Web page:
The 1975 Scale Back with ‘Being Funny in a Foreign Language’


The 1975 (Photo by Samuel Bradley | Courtesy Billboard)

By Megan Fisher, Arts Writer


There’s a case to be made that The 1975 created the sound of 2014. For a certain age, the debut self-titled album of the British group was a defining piece of work, a flashpoint to a specific point in time. Now, it has been almost 10 years since hits “Chocolate,” “Sex” and “Robbers,” and The 1975 have gone on to fill arenas and release sprawling albums, including one that begins with a speech from Greta Thunberg over ambient electronic sounds.

The 1975’s latest album “Being Funny in a Foreign Language” allows for a comparison point to chart the group’s growth, letting us see what has changed and what has stayed the same. It is a work of maturity, where there is nothing that the group has to prove. Clocking in at forty-four minutes, “Being Funny in a Foreign Language” is focused, confident and cohesive. 

Trims Away the Excess

Working with Jack Antonoff, producer for Lorde, Taylor Swift, Carly Rae Jepsen and mastermind behind Bleachers, The 1975 is able to trim away the maximalist, self-serious flourishes that defined their previous works, such as “Notes on a Conditional Form,” and bring their music back down to earth.

“Being Funny in a Foreign Language” is as stripped back as The 1975 will ever be able to get. It’s a return to the form of their early works and the singles of 2014, aided by the skill and loose confidence that comes when a band has been performing together for decades. With thumping ’80s synth, jittery saxophones and irresistible, soaring hooks, the group returns to their iconic and beloved sound. The lyrics from Matthew Healy are sharp, flippant and sly, such as when he rhymes “vitriol” with “Adderall.”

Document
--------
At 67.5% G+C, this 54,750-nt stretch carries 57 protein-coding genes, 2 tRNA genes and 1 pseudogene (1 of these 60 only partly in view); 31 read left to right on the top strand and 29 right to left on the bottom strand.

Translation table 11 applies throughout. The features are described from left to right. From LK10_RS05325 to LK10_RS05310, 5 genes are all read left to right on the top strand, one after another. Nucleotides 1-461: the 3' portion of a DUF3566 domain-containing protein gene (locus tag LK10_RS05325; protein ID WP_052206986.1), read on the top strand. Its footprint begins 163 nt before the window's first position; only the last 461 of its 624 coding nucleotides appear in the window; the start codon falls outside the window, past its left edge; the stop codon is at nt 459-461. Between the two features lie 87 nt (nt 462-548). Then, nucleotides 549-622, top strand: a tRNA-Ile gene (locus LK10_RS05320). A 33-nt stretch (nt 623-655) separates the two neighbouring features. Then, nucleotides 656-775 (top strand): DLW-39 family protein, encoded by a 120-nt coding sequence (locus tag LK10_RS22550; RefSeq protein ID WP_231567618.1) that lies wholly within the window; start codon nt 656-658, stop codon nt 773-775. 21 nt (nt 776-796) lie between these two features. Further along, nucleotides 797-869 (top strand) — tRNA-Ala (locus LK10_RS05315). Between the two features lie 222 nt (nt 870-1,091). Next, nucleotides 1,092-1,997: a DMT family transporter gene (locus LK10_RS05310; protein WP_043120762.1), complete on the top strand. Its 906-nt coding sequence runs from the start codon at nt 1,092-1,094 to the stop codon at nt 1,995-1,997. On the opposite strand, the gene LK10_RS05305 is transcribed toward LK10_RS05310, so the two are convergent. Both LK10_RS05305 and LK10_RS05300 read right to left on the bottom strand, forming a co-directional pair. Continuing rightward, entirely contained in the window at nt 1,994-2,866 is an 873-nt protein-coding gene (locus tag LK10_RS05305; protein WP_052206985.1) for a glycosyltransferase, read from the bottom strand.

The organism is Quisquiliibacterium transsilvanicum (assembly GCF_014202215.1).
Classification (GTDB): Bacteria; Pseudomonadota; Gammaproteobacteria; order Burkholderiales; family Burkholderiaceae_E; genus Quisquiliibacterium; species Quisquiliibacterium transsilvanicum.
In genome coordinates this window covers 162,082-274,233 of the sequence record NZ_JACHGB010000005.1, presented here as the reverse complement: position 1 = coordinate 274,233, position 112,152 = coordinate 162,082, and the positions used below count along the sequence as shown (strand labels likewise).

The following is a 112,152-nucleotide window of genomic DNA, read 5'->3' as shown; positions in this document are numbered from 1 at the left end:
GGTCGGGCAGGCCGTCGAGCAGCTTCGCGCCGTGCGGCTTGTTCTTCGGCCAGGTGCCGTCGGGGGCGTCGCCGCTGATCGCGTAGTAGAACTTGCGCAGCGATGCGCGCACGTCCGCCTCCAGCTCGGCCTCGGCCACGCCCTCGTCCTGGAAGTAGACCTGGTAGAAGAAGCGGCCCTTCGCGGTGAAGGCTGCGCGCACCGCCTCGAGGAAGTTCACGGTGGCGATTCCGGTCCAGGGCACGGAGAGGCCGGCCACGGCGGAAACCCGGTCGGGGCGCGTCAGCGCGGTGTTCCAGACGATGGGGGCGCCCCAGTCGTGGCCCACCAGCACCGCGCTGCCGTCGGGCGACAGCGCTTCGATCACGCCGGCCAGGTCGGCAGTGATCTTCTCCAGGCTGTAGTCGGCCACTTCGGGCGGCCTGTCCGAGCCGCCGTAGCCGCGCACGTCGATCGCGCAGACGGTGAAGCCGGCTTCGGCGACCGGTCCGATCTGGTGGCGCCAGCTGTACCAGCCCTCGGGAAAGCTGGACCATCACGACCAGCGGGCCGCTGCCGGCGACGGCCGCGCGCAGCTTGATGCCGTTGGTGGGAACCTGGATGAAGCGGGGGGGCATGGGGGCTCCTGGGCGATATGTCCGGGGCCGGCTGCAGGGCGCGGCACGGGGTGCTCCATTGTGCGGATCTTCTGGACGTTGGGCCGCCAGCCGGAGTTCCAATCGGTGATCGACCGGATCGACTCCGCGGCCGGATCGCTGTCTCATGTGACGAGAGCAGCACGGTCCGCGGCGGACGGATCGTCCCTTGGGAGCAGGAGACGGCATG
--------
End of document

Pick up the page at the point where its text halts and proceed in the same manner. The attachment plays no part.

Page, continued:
The 1975 from “Part of the Band” Official Music Video (Courtesy of The 1975 Official Vevo)

’80s Influence

The eponymous opening track is present and accounted for, made out of a chiming waterfall of piano chords rather similar to LCD Soundsystem’s “All My Friends.” Healy laments the travails of youth and experiencing life through a digital screen, singing lines such as “I’m feeling apathetic after scrolling through hell, I think I have a boner but I can’t really tell.” “Part of the Band” is a clear-eyed, string-laden self-reflection in which Healy confronts his past drug addiction and wonders whether he’s “fake-woke” while still being pretentious enough to reference Arthur Rimbaud. The buoyant, jangly pop tunes, “Looking For Somebody (To Love),” “Oh Caroline” and “I’m In Love With You” show the Bleachers influence from Antonoff by way of ’80s Bruce Springsteen and the Traveling Wilburys.

The influence of ’80s music is evident throughout the album, from the glossy saxophone runs and infectious pop hooks. The jubilant earworm “Happiness” could have been recorded by Steve Winwood. In comparison to previous albums by The 1975, Healy keeps the social commentary down, but not entirely. For example, “Oh Caroline” and “Looking For Somebody (To Love)” are both about incels, and the opening track references QAnon. The album is concluded with two lovely ballads, including “About You,” a shimmering, shoegaze song about seeing an ex once again that Healy duets with Carly Holt, wife of the groups’ guitarist Adam Hann. 

Streamlined and tight as a drum, the songs of “Being Funny in a Foreign Language” form a cohesive unit. Healy does continue his habit of reminding you of his celebrity, but “Being Funny in a Foreign Language” doesn’t feel like gazing at a navel. Perhaps it was due to the presence of Antonoff in the studio, but this is The 1975’s first album in a long time that is first and foremost concerned with giving people good beats to bop around to. 


[email protected]